Tuesday, February 27, 2007

David Warlick: Ed Tech Is Exciting Again (School 2.0, Part 8)

"It's an intensely exciting world that we live in, and I think that teaching children about that world should be just as exciting."

"For the first time in history we're preparing kids for a future that we cannot clearly describe. We have no idea what their work experience is going to be like, what their life experience is going to be like, what their social experience is going to be like. We just don't have any firm target to aim our curriculum at..."

I caught David Warlick as he was leaving for a visit to China, and so this interview is a bit shorter than usual (about 45 minutes). The conversation took place over a wireless cellular connection, using Skype. (I'm really surprised that it worked as well as it did!)

Interview Notes:
  • David starts the story of his interest in educational technology 31 years ago. Started teaching in 1976. No desktop computers as a part of what they were doing at that time. Started with Radio Shack model one. He became "seduced" by the possibilities of using computers to create learning opportunities for students.
  • History of "Fredmail." In 1987, this was amazing. Helped pilot it in North Carolina.
  • Says that technology has changed "culture" and "learning," but largely is has not changed "education." 1997 - 2000: it was much more exciting then than it is now. There was a lot of freedom to experiment and take risks. The computer has changed how we learn, but not how teaching is done.
  • Web 2.0 is facilitating a lot more dialog than even just a few years ago. Teachers daring to suggest alternatives to how we should be teaching. More importantly, the kids are engaged in a different style of learning--much more engaged with information. They are having intense learning experiences with this new technology, and if we are in danger of becoming irrelevant to them if we can't get on board.
  • Agrees with the concern that what the kids are learning is largely not as valuable as it could be--they still need "us" to be engaged in substantive learning. Our job is to take advantage of the new learning skills and opportunities to help them learn about the world (and not just be entertained [my words]).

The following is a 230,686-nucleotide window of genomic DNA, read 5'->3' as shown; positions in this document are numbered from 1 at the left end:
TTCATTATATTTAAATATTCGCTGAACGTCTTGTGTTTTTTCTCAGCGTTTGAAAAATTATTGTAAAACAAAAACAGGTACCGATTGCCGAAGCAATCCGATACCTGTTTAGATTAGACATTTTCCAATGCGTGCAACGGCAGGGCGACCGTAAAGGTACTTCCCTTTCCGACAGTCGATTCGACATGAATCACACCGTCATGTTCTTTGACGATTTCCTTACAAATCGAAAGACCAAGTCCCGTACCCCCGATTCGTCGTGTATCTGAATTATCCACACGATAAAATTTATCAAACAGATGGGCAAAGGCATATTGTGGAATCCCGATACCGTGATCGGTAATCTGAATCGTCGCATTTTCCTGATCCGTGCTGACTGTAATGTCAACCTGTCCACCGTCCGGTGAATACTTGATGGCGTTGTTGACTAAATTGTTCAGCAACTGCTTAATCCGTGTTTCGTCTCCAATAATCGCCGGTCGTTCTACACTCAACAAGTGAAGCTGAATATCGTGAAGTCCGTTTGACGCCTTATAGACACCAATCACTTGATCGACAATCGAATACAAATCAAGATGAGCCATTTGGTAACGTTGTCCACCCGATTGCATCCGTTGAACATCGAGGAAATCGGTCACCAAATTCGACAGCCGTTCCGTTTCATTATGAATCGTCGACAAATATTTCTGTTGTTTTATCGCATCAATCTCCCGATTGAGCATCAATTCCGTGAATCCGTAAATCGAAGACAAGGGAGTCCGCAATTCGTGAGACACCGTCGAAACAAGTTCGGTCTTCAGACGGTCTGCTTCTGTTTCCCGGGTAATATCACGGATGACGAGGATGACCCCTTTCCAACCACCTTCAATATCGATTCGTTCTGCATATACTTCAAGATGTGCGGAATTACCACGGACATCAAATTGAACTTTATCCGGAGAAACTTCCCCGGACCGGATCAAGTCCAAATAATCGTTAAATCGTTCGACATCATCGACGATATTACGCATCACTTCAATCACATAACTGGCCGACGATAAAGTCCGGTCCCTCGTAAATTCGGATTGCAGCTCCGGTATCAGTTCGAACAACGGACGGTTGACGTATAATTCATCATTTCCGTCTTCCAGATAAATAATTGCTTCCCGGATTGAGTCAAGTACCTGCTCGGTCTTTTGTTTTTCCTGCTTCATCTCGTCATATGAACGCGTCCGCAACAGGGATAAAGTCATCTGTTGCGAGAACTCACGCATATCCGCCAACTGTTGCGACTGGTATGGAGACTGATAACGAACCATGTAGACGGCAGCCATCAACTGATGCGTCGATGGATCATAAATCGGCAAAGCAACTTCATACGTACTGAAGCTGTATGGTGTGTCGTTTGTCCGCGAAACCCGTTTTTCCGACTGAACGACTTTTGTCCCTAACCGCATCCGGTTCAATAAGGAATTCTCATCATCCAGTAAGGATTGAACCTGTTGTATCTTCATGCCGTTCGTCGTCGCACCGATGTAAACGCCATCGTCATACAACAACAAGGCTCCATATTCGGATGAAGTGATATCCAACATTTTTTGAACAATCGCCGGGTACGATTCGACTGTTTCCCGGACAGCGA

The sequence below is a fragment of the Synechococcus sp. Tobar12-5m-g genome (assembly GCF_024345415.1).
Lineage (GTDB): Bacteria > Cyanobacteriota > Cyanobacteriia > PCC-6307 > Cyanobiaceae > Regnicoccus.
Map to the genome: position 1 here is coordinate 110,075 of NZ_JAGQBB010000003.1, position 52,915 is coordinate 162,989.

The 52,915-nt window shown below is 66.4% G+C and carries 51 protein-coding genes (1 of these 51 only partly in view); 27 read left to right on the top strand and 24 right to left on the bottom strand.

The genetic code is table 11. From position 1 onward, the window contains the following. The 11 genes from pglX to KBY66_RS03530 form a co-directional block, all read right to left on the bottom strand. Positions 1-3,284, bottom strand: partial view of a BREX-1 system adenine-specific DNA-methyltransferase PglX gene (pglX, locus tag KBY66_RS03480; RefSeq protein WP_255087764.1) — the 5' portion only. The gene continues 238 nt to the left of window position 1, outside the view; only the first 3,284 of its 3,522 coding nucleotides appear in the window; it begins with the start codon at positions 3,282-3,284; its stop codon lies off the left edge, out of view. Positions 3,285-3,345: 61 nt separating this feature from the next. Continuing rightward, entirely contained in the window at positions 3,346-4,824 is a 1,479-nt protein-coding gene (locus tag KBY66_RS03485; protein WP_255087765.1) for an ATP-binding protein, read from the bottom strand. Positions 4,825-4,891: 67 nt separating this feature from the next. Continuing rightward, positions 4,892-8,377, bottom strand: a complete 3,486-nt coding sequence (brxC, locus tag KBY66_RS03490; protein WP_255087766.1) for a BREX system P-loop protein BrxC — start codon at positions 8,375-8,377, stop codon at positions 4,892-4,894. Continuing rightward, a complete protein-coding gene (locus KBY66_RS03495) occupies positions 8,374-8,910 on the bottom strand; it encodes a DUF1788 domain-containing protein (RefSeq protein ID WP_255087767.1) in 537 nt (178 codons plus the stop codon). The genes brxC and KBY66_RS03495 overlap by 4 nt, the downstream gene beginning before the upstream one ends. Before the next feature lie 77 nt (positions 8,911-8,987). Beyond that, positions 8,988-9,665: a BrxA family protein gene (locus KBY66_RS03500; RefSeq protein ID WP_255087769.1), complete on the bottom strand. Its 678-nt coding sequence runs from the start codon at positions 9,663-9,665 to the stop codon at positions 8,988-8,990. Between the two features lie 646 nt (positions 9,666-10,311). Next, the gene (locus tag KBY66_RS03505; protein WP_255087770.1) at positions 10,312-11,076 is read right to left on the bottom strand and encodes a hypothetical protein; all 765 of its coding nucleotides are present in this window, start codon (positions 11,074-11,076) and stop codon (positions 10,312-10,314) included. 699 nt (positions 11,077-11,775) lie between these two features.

• So what needs to change in formal education? He is seeing some real excitement at educational technology conferences that he hasn't seen in a while. Same feelings that he had in early 90's.
  • On School 2.0: We are going to have to empower teachers to do whatever it takes to retool their classrooms. We have to free teachers with time and resources to learn, take risks, even to fail. We need a structure for education that allows for change to take place. Unless we free and empower teachers, give them time, tools, and flexiblity--we are "not going to make it."
  • Can this take place in the current school system? Yes, if we realize how important it is. Other countries are reinventing education from scratch. Brazil, China, Hong Kong. We are realizing the importance of getting past "just the basics," and can happen if we realize that we just don't have a choice.
  • "Education is entirely about conversation." For the first time in history, we live in a time of rapid change. We're preparing kids for a future that we cannot clearly describe. We need an education system that is as adaptable as the world we are preparing our students for.
  • "I can't do Second Life--all I do is fall down!"
  • A project he did when he was at the State Department of Education: "Voteline." Developed spreadsheets, students developed lists of what they thought were the key issues of the election. Interviewed voters, then tracked the candidates, and then projected the outcome of the election. The value of the activity was in the "conversations" they were having--both in the interviews, and with each other to determine the weight to give to each issue.
  • He is still the most excited about blogging of all the technologies, because it is all about "conversation." Teachers keep telling him how excited students get about writing. Assignments stop being "assignments," but become engaged conversations. And it's so simple--get to the conversation to quickly without a lot of preparation.
  • Social bookmarks should be "hugely" beneficial for teachers and librarians.
  • How do you help those who hesitate to use these technologies? The benefits should be obvious. Blogging gives students voice to what they are learning. There's not a whole lot we can do but just wait for some of the negative reaction to die down. The worst thing we can do it to overreact. The best thing we can do is to engage in dialog with our students and children about the dangers and concerns. We've got to "become mature" about it and do everything we can to preserve the conversation we are having with our kids.
  • Blogging as a professional development tool for teachers before they are asked to bring it into the classroom (a la Will Richardson)? Well, he sees a lot of teachers seeing the value of bringing blogging to students even if they aren't already blogging themselves. At the same time, his learning has been on a steeper incline in the last two years than ever before--just like other edubloggers have been experiencing and talking about.
  • www.ClassBlogmeister.com plug. The first classroom blogging engine--he built it in 2004 so that teachers could oversee the content. There are others now--to be honest, he would urge people to go to the others, because ClassBlogmeister was needed at the time but he hasn't really been able to keep it as current as he might like. He has 63,000 users on his service, which is free.
  • Other tools he's built: www.hitchhikr.com, www.citationmachine.net.
David is definitely one of my heroes.

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